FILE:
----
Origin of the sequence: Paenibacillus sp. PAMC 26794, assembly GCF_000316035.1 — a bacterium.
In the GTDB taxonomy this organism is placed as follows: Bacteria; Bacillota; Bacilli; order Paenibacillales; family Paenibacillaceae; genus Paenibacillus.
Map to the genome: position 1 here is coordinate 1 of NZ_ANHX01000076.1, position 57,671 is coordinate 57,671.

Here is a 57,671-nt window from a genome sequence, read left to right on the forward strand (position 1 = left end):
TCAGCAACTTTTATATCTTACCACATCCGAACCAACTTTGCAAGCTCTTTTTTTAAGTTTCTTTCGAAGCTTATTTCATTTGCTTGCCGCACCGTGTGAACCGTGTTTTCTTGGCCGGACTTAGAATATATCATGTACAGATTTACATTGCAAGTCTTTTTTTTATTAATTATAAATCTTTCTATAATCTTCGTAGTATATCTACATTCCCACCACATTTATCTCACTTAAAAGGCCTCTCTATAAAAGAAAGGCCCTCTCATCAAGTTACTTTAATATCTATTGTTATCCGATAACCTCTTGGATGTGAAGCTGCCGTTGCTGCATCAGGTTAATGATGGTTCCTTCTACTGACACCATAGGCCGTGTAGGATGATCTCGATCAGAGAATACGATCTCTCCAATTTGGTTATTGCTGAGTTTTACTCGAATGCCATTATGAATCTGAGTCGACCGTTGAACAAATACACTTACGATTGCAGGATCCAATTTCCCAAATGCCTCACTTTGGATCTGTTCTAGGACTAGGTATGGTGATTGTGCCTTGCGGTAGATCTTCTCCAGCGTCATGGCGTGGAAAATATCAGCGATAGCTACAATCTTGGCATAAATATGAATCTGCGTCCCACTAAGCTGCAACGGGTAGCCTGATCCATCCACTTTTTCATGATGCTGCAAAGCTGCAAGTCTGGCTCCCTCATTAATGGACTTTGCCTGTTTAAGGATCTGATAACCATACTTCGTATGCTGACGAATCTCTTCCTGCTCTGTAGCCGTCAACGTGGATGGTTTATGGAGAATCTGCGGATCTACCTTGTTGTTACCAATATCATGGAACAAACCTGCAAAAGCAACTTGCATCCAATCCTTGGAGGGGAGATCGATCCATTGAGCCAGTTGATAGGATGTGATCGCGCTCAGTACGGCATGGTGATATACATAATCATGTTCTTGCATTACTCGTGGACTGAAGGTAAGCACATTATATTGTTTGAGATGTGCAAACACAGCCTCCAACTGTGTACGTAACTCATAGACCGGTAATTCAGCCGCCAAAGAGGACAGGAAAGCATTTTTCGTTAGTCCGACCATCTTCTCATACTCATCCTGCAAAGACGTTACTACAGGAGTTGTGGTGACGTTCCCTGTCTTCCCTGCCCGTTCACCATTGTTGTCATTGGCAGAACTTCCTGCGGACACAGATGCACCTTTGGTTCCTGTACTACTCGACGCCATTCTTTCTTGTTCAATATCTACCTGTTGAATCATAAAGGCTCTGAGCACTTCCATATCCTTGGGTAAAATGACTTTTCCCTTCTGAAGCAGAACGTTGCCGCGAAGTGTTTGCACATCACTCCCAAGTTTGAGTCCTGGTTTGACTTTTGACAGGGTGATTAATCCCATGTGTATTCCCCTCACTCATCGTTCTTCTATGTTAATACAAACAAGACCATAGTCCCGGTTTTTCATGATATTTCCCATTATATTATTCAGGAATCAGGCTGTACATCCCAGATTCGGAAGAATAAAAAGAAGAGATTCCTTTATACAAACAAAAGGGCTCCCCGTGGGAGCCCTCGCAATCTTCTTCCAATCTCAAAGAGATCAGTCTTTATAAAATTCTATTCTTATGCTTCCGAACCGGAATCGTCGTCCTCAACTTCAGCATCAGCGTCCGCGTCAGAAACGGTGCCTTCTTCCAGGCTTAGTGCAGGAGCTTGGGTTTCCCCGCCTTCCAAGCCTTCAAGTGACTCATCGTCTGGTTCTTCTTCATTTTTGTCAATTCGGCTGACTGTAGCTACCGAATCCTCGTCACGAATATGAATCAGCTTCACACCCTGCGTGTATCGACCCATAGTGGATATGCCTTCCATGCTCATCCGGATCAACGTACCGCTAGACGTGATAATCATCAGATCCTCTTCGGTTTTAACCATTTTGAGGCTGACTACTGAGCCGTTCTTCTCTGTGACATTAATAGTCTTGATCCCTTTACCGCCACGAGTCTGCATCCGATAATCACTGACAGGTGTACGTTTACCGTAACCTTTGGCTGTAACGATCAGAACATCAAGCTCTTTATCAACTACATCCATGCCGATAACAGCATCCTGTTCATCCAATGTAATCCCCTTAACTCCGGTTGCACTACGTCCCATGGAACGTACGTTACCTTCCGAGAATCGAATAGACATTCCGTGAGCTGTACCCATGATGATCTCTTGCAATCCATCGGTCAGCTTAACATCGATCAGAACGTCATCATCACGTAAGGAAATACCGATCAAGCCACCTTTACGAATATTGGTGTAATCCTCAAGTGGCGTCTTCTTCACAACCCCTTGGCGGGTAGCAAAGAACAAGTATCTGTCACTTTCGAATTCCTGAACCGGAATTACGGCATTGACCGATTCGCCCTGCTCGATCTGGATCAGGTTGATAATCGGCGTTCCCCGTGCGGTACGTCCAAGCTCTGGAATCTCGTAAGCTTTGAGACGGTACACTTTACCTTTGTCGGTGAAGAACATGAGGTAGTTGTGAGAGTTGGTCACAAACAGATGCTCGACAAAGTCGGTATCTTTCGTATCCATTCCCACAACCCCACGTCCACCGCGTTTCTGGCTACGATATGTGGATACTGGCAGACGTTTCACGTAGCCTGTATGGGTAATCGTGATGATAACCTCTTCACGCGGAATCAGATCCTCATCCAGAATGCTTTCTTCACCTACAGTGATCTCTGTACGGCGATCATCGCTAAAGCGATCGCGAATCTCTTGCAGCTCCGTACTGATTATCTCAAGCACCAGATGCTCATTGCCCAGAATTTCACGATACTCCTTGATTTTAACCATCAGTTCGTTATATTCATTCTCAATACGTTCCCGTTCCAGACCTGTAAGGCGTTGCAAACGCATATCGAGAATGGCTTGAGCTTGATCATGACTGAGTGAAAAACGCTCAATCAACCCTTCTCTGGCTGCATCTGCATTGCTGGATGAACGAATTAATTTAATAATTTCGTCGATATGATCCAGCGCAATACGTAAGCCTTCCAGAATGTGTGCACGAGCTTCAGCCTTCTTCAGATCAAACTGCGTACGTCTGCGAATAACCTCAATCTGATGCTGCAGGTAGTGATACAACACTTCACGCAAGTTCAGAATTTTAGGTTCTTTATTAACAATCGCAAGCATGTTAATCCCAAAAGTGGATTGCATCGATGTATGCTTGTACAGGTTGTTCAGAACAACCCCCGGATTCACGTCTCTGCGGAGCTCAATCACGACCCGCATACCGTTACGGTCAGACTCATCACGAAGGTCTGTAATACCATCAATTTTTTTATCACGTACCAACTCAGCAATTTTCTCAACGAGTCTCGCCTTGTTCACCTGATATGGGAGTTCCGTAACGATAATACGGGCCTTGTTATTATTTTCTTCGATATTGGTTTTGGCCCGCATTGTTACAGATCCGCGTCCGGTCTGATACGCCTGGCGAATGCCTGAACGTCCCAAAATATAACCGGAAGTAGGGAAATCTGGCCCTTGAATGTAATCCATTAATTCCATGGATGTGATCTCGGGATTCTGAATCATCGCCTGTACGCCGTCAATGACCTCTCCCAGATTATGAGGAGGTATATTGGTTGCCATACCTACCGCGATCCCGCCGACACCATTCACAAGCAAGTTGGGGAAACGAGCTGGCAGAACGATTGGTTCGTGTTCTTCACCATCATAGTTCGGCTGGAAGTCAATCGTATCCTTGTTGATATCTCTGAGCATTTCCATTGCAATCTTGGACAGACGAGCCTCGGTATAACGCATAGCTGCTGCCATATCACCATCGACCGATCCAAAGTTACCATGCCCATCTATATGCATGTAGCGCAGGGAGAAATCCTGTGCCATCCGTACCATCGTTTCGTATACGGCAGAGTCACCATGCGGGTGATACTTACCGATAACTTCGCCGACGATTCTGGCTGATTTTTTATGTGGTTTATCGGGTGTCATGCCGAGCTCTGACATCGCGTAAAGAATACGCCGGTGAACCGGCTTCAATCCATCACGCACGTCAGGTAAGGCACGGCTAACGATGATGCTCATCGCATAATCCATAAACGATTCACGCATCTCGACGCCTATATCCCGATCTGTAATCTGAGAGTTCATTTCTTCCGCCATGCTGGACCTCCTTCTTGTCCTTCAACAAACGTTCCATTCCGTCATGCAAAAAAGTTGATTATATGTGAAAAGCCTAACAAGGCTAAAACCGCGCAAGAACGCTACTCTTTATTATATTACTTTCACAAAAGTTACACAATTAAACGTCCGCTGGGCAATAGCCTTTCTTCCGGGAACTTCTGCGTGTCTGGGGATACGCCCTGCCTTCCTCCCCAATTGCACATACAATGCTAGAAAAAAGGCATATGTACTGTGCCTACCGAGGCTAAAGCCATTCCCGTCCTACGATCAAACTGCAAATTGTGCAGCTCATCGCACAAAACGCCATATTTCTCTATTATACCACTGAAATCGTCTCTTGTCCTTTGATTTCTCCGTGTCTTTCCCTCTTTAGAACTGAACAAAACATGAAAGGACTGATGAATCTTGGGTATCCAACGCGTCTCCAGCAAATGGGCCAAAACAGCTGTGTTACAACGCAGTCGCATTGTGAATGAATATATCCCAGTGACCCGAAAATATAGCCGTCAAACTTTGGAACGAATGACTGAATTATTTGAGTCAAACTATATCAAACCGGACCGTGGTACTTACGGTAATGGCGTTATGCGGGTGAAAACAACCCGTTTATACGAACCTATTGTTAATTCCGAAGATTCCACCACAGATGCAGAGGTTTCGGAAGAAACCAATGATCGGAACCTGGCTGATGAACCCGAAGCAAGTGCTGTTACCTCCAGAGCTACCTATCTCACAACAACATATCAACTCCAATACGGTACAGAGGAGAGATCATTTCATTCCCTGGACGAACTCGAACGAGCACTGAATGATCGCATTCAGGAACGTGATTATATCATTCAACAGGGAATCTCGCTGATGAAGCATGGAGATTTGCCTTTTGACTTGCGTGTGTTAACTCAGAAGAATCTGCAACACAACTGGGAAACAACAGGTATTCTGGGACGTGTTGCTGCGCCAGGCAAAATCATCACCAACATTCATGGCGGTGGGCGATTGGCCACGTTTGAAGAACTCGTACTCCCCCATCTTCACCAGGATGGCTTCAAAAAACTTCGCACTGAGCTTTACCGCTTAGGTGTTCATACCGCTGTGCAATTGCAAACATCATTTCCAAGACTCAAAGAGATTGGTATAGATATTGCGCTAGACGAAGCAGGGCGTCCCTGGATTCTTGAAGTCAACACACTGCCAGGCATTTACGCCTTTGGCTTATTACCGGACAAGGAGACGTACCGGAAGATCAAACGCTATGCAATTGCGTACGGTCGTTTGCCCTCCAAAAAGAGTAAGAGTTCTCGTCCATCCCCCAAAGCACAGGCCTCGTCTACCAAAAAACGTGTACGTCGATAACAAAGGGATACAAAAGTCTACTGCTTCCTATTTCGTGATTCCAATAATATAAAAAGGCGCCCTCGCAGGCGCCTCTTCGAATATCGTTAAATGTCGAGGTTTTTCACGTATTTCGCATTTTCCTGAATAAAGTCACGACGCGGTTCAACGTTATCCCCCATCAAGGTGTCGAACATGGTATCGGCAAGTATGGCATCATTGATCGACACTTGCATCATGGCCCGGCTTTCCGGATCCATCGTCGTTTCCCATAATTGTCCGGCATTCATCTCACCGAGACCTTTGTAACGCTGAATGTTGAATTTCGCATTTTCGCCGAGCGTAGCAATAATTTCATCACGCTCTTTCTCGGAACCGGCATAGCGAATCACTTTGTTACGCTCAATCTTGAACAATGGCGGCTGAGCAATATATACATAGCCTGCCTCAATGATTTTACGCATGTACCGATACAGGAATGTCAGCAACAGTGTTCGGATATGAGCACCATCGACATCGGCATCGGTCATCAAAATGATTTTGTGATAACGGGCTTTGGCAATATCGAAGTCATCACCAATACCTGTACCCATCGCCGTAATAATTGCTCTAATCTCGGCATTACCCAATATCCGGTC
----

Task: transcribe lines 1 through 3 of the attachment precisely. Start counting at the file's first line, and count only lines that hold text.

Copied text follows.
Origin of the sequence: Paenibacillus sp. PAMC 26794, assembly GCF_000316035.1 — a bacterium.
In the GTDB taxonomy this organism is placed as follows: Bacteria; Bacillota; Bacilli; order Paenibacillales; family Paenibacillaceae; genus Paenibacillus.
Map to the genome: position 1 here is coordinate 1 of NZ_ANHX01000076.1, position 57,671 is coordinate 57,671.